Val and her beauty pageant girls

Val Lott.

Val Lott can’t walk too far anywhere in the Howick, Pakuranga or Botany shopping districts without being accosted for a chat and a catch-up.

At 72, she has touched many lives in this community, most notably those of hundreds of girls, now young women.

She is the face, heart and soul of Miss Howick, the beauty pageant, an anachronism that survived until as recently as 2012.

To this day, Val is treated each month to a home visit from at least one former beauty pageant contestant. The girls have been paying homage for years.

To understand this rapport, to know that it has become more endearing with the march of time, one has to consider two things – why Val came to create the pageants and what the contestants got from it.

It was the mid-1980s, for four or five consecutive years, Val noticed each Miss New Zealand on TV was a Howick or Pakuranga girl. And she was able to pick the winner each time.

A single mother-of-three at the time and a frantically busy sales rep selling everything from hardware, cosmetics and brush ware, she chose to also create the Miss Howick Beauty Pageant.

It was her love and became a local institution. And it was never for the money.

“It was the passion. If you go into something for the glamour and high life, you’re off to a poor start,” says Val.

“I’ve been blessed with an abundance of energy. I love doing things for others. If I say I’m going to do something, I’ll do it.”

She needed that energy because she organised everything whether she was on the road or not.

“In my car I had a typewriter and a sewing machine. I would sit in the motel at night; I would be writing up the script and sewing the girls’ costumes.”

It was difficult with no capital. In the early years the Howick Business Association helped, as did Howick and Pakuranga Times’ directors Reay and Brian Neben.

“We had no money. I wasn’t worried for money for me. Anything we raised went to venue hire, power, lighting, sound and prizes,” Val says.

And how did she find her beauties? “Mostly out and about. At first I was embarrassed approaching them and then I just pounced on them” she says.

“It was definitely a gift for me. On stage you could tell Val’s girls…it was about their image, how they talked and held themselves.”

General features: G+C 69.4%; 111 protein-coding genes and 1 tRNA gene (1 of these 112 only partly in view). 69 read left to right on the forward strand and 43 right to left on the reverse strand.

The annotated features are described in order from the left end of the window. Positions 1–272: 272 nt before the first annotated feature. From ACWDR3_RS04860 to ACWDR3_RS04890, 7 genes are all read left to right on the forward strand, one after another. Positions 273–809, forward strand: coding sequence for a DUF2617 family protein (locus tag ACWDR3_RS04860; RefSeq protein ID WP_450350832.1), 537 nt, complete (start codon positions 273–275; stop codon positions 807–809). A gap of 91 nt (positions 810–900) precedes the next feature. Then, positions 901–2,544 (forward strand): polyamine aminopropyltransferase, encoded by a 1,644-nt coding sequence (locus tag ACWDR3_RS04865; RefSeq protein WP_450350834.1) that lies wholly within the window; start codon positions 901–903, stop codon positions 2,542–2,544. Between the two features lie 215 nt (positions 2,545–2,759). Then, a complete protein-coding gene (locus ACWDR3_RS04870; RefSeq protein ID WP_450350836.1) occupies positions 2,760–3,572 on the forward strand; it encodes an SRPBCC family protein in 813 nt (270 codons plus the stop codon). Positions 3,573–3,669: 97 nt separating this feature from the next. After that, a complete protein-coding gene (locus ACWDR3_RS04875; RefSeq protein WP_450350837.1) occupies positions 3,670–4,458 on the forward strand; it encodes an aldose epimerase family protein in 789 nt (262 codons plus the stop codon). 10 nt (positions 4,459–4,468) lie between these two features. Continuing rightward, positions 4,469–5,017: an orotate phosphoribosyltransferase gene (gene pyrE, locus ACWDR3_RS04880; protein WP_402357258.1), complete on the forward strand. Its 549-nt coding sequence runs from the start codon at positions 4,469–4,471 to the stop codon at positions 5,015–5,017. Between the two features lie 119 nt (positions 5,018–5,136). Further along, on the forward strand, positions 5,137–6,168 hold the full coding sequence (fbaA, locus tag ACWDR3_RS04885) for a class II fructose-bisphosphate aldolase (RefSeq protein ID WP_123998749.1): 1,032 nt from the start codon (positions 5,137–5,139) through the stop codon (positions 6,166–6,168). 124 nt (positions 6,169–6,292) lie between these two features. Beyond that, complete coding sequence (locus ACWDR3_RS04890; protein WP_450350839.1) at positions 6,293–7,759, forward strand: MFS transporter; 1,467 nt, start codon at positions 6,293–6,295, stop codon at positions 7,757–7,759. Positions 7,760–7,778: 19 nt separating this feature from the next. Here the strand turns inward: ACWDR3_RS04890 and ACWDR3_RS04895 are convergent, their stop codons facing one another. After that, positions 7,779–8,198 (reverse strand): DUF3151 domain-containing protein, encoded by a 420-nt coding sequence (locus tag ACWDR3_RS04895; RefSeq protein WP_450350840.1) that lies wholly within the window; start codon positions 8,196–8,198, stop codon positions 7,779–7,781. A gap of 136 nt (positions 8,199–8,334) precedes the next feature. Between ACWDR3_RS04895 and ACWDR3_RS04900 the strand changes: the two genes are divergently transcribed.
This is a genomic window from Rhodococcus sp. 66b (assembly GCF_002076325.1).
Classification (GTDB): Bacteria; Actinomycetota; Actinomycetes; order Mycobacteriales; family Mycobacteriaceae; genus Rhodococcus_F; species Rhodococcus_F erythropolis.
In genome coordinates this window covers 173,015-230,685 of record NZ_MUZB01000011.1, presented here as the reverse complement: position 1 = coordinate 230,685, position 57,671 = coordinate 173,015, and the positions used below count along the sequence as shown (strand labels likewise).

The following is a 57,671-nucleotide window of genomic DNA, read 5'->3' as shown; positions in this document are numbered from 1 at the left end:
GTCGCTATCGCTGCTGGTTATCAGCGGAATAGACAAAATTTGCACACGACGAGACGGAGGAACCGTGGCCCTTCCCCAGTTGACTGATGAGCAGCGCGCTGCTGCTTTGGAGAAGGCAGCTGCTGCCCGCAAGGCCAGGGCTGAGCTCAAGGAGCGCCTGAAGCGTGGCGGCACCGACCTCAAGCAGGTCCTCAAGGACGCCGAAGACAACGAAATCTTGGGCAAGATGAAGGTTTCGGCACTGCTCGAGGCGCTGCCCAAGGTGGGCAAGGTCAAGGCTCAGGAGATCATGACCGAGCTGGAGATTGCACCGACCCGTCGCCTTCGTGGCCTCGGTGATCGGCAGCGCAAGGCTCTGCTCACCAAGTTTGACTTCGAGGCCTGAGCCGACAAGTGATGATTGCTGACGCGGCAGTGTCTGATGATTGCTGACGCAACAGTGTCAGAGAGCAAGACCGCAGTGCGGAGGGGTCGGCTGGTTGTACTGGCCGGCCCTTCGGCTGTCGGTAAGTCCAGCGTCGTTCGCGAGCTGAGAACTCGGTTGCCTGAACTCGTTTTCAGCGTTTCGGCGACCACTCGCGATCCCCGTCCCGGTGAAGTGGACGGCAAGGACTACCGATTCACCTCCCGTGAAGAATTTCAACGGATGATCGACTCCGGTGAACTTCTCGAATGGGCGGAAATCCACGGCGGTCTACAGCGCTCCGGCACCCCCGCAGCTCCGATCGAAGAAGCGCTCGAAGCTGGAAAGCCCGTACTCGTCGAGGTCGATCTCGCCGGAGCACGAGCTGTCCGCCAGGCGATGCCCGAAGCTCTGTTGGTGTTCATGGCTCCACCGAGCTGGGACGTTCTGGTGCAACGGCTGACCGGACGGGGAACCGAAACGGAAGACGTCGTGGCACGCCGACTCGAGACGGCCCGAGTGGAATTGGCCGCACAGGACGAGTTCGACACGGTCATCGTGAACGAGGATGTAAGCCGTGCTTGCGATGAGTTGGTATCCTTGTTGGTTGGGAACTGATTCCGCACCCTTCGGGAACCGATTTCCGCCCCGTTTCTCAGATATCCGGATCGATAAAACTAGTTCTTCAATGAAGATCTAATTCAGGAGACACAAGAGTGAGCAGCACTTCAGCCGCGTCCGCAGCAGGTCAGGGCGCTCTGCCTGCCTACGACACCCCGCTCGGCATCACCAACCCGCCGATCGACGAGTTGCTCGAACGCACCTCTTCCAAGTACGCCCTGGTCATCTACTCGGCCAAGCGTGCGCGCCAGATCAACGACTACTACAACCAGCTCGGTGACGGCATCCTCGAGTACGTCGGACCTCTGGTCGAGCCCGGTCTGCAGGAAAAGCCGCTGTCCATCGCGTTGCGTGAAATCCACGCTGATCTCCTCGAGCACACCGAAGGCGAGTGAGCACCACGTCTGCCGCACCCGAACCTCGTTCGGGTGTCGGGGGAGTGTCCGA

Getting the girls ready was not easy either but her raison d’être and determination always got her and the newest contestants over the line. “I did have to learn over the years that everybody’s different,” Val says.

“At the sashing ceremonies the girls were normally timid and meek then eight weeks later they’d be brimming with confidence.”

The swimsuit section was never an issue for her or the girls. It accounted for five minutes of a 90 minute show. “It’s a beauty pageant. I didn’t have any problems with it at all,” she says. “Some went on to love it and made good money out of it becoming bikini and underwear models.”

Acting and modelling agencies also shoulder-tapped her girls. It was a stepping stone.

Everything has its time though and after 17 years with Miss Howick Val took on and combined Miss Auckland, Miss Counties and Miss North Harbour to her yearly plan with all winners going onto Miss New Zealand.

“Hence why I know over 2000 girls, their families and nanas and poppas.”

Pageant contestants invariably blossomed through grooming and confidence classes – they started at age 16 – and there was also the sage advice handed down by their matriarch.

Val would not countenance poor behaviour. “I was a stickler…no gossip and no nastiness. I never, ever had that problem with the girls,” she says.

“I used to say to them, ‘do not become offended, you’re wasting valuable energy’ or “you must be a window person not a mirror person’.”

The fall of the curtains on this big part of her life and those who stepped out onto the stage never ended. Val remained as close to them as they did to her.

Val Lott and one of her former pageant queens, Danijela Unkovich.

“Some mothers would say, ‘My daughter has more respect for you than us’.”

Val’s straight forward answer was ‘I’m simply, not their mother’.”

“One day I got home late and exhausted and I had a shower and got a call. I drove to Ponsonby and talked to one of the girls till midnight. She was at a loss.

“I’ve had calls at 2 in the morning. I hear the love stories and broken heart stories.”

Val, has also attended the weddings of some of the girls and their parents’ funerals as well as the funerals of former beauty pageant contestants. And she relishes their visits, her most recent from Danijela Unkovich (Miss Howick in 2009, Miss Universe NZ – her sister Natasha has won Miss Auckland and went on to be crowned Miss International NZ).

“I’m so humbled,” Val says.

“I had such a hard road as a young single mum. I had plenty of heartache and hardship.

It really helped me.

“The bond of love I have with the girls is nurturing.”